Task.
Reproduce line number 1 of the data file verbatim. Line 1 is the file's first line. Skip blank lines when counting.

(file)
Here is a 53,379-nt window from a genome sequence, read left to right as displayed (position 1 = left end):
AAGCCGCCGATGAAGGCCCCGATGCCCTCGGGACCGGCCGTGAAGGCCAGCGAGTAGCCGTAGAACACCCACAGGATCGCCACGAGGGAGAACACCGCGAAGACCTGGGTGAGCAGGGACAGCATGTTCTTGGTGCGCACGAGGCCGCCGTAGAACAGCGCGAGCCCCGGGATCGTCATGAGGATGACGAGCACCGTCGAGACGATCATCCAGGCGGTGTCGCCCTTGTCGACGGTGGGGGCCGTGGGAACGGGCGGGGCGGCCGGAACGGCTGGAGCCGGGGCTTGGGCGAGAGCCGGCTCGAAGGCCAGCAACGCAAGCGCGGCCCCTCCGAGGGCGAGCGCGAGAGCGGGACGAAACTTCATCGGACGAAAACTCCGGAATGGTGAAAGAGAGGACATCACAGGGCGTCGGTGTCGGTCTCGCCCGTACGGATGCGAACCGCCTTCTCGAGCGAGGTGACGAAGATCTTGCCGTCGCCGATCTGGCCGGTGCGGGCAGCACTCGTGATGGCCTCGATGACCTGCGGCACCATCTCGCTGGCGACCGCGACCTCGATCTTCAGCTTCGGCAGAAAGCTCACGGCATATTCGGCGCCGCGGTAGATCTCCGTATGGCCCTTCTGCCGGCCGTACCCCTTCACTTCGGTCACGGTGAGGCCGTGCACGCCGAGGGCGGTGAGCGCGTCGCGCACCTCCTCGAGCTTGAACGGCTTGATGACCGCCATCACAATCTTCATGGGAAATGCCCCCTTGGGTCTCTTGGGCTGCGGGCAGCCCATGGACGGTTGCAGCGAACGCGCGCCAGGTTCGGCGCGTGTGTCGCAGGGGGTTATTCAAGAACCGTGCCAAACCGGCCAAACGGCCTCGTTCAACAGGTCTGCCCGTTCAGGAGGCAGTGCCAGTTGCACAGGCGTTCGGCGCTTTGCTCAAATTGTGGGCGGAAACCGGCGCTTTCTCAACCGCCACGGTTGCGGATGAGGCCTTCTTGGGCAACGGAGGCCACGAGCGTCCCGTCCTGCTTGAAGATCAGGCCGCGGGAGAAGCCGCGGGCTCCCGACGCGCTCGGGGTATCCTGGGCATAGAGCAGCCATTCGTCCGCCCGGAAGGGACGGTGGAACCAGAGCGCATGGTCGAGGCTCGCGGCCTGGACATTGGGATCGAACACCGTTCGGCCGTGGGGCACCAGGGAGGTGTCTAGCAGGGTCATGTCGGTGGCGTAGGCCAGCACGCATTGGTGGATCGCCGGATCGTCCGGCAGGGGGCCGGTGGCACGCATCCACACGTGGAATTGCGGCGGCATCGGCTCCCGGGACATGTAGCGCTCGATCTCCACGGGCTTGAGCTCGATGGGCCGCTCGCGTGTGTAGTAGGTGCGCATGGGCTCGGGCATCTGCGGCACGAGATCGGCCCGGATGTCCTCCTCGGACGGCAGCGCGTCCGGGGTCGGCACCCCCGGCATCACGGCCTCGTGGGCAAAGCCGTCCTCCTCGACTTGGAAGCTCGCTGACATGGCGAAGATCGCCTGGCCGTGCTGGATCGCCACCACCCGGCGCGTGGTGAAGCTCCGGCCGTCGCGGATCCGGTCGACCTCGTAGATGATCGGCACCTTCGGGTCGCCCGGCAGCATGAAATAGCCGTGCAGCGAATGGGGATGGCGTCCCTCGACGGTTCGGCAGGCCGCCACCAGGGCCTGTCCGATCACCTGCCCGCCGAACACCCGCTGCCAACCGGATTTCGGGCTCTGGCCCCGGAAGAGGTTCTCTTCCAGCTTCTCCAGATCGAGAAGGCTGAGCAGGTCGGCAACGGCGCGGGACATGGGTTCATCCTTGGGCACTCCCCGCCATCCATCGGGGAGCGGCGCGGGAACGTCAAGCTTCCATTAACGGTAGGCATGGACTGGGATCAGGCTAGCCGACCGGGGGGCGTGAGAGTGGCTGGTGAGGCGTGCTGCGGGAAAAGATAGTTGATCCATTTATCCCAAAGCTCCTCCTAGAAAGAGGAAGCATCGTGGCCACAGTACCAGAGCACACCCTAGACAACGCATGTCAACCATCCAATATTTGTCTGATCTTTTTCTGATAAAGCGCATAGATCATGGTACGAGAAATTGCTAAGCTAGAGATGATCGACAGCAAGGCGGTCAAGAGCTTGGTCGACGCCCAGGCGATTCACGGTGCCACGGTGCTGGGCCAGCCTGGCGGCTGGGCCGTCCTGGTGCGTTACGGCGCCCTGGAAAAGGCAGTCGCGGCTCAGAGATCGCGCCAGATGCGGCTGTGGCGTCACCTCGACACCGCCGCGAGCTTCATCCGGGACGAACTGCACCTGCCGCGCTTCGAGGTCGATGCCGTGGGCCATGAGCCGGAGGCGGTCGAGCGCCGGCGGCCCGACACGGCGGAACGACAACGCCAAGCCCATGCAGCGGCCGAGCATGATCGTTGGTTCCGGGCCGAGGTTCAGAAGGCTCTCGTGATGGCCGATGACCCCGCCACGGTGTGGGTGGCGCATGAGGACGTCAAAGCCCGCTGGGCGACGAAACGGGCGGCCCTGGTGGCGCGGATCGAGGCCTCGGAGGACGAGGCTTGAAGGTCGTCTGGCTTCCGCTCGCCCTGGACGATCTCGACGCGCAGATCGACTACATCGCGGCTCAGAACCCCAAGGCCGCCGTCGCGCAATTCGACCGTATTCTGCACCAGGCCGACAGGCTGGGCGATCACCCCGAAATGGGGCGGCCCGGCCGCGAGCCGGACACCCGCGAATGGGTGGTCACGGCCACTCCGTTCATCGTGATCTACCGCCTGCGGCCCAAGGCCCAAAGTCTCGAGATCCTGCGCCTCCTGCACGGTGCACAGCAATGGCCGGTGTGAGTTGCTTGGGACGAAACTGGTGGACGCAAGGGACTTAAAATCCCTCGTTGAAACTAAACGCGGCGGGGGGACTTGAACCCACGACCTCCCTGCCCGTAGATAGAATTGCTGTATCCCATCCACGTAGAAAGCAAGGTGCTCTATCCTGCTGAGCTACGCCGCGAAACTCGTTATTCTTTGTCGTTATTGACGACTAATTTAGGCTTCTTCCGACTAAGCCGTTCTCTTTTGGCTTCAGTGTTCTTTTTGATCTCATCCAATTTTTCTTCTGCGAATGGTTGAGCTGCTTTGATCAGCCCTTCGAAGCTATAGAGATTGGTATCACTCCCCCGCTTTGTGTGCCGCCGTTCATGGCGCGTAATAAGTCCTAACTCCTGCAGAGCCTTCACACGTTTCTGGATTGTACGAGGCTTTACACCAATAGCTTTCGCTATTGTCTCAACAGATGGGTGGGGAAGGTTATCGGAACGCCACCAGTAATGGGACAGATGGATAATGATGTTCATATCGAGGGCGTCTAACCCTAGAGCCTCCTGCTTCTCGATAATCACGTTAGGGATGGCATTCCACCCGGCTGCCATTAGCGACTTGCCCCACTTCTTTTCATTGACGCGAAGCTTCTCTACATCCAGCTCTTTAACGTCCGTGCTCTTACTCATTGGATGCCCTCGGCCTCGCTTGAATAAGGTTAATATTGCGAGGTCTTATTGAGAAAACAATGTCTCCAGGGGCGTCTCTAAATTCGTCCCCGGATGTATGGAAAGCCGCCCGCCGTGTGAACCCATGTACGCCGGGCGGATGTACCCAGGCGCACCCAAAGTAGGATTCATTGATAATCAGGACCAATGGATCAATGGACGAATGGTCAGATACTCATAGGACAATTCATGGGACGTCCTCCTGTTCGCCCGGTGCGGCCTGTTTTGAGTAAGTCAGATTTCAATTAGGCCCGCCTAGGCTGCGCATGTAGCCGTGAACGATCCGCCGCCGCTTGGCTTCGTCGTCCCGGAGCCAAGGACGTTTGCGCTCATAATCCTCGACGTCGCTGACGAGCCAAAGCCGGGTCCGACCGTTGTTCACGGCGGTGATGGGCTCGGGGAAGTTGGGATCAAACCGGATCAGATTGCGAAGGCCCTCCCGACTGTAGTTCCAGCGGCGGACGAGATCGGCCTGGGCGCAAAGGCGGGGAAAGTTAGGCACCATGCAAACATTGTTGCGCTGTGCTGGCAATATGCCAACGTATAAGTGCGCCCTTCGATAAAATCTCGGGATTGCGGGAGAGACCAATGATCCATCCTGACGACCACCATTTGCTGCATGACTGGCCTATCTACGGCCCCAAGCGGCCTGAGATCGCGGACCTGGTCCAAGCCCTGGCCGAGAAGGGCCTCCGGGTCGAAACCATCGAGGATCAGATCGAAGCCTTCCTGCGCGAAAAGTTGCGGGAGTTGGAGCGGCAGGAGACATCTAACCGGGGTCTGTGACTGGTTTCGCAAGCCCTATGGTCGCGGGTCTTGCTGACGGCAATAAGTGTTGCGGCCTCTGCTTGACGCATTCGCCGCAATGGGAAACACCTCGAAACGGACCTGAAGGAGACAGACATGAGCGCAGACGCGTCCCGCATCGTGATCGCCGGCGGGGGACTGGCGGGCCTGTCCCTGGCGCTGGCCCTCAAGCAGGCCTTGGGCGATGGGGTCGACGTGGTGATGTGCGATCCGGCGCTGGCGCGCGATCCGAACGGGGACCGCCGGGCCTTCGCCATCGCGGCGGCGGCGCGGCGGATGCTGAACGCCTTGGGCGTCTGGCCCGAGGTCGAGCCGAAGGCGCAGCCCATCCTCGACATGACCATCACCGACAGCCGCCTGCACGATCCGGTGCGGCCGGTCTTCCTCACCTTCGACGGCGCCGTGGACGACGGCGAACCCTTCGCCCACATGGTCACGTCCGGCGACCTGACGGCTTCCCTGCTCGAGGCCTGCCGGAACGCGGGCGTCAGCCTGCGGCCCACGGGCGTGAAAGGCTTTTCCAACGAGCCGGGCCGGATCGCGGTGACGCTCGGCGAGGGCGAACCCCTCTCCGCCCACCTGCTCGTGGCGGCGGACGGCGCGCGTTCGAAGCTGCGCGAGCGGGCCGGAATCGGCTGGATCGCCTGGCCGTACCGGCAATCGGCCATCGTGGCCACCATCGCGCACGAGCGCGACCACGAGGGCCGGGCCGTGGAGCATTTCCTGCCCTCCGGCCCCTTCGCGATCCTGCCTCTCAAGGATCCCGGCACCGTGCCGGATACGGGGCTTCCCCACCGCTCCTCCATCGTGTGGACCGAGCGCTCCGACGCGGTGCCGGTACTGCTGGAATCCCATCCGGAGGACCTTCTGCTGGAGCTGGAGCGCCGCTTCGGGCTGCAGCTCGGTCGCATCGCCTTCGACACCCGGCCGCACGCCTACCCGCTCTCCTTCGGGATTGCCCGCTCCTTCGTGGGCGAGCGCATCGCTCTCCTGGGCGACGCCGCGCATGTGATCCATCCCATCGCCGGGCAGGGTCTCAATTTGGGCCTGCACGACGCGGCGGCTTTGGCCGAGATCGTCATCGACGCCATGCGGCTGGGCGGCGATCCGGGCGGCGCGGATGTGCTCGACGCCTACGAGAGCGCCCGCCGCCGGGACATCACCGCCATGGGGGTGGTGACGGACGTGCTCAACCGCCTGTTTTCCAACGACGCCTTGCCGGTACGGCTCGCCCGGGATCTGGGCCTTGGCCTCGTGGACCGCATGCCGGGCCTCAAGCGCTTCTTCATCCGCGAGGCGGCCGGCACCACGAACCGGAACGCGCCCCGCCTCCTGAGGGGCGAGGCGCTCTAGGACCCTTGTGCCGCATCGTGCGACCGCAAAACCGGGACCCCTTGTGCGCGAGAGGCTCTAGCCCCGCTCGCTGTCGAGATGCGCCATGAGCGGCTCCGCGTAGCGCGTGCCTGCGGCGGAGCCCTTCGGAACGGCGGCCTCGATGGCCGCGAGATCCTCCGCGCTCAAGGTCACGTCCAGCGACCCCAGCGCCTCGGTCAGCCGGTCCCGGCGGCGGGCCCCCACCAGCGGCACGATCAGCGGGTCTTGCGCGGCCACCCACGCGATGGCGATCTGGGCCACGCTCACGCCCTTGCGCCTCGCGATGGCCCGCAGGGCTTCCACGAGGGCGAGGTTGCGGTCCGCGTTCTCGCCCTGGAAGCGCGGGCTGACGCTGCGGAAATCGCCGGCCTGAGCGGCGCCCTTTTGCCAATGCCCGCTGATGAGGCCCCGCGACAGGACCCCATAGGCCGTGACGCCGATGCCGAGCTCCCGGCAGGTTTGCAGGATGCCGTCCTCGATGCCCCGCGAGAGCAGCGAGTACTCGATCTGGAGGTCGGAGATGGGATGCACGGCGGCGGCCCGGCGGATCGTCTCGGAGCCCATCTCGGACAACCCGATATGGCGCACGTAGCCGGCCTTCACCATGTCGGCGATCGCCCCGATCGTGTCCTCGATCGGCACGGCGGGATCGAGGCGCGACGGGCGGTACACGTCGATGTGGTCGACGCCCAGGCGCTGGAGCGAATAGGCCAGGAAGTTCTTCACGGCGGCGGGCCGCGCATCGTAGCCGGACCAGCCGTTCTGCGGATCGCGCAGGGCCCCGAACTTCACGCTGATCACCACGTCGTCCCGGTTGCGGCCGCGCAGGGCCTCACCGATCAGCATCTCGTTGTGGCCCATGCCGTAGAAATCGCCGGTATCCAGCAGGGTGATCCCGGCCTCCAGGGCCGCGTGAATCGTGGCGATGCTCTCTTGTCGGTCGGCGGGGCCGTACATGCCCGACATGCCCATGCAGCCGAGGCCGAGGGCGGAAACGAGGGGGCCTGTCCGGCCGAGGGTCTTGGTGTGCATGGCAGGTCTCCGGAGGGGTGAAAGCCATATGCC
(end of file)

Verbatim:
Here is a 53,379-nt window from a genome sequence, read left to right as displayed (position 1 = left end):